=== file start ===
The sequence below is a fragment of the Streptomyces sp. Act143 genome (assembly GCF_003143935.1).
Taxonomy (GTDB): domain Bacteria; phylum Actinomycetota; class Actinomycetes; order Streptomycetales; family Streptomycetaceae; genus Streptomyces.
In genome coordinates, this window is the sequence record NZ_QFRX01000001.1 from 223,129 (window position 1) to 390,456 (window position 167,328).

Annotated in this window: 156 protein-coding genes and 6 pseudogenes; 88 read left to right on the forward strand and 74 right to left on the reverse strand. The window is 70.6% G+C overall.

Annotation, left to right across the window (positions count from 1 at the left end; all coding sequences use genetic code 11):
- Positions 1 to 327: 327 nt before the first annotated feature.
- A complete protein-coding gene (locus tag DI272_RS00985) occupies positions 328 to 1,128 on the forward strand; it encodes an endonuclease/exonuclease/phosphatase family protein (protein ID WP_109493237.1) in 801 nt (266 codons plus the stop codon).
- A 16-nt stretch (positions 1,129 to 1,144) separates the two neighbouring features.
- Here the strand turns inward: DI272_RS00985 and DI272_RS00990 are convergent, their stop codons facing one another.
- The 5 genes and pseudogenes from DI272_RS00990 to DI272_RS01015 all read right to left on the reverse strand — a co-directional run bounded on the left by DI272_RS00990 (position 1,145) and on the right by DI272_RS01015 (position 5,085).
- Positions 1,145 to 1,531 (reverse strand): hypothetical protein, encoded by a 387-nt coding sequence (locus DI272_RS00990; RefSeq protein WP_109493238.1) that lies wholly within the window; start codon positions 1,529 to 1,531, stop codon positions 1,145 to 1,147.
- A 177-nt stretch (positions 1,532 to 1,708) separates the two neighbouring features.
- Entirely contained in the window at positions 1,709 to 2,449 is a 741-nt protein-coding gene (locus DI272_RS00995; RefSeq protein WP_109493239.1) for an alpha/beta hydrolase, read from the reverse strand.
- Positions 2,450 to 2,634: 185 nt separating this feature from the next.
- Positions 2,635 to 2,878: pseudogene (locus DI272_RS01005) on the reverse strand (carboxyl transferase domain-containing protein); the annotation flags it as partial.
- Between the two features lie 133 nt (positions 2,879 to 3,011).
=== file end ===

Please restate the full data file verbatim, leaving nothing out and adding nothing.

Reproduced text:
The sequence below is a fragment of the Streptomyces sp. Act143 genome (assembly GCF_003143935.1).
Taxonomy (GTDB): domain Bacteria; phylum Actinomycetota; class Actinomycetes; order Streptomycetales; family Streptomycetaceae; genus Streptomyces.
In genome coordinates, this window is the sequence record NZ_QFRX01000001.1 from 223,129 (window position 1) to 390,456 (window position 167,328).

Annotated in this window: 156 protein-coding genes and 6 pseudogenes; 88 read left to right on the forward strand and 74 right to left on the reverse strand. The window is 70.6% G+C overall.

Annotation, left to right across the window (positions count from 1 at the left end; all coding sequences use genetic code 11):
- Positions 1 to 327: 327 nt before the first annotated feature.
- A complete protein-coding gene (locus tag DI272_RS00985) occupies positions 328 to 1,128 on the forward strand; it encodes an endonuclease/exonuclease/phosphatase family protein (protein ID WP_109493237.1) in 801 nt (266 codons plus the stop codon).
- A 16-nt stretch (positions 1,129 to 1,144) separates the two neighbouring features.
- Here the strand turns inward: DI272_RS00985 and DI272_RS00990 are convergent, their stop codons facing one another.
- The 5 genes and pseudogenes from DI272_RS00990 to DI272_RS01015 all read right to left on the reverse strand — a co-directional run bounded on the left by DI272_RS00990 (position 1,145) and on the right by DI272_RS01015 (position 5,085).
- Positions 1,145 to 1,531 (reverse strand): hypothetical protein, encoded by a 387-nt coding sequence (locus DI272_RS00990; RefSeq protein WP_109493238.1) that lies wholly within the window; start codon positions 1,529 to 1,531, stop codon positions 1,145 to 1,147.
- A 177-nt stretch (positions 1,532 to 1,708) separates the two neighbouring features.
- Entirely contained in the window at positions 1,709 to 2,449 is a 741-nt protein-coding gene (locus DI272_RS00995; RefSeq protein WP_109493239.1) for an alpha/beta hydrolase, read from the reverse strand.
- Positions 2,450 to 2,634: 185 nt separating this feature from the next.
- Positions 2,635 to 2,878: pseudogene (locus DI272_RS01005) on the reverse strand (carboxyl transferase domain-containing protein); the annotation flags it as partial.
- Between the two features lie 133 nt (positions 2,879 to 3,011).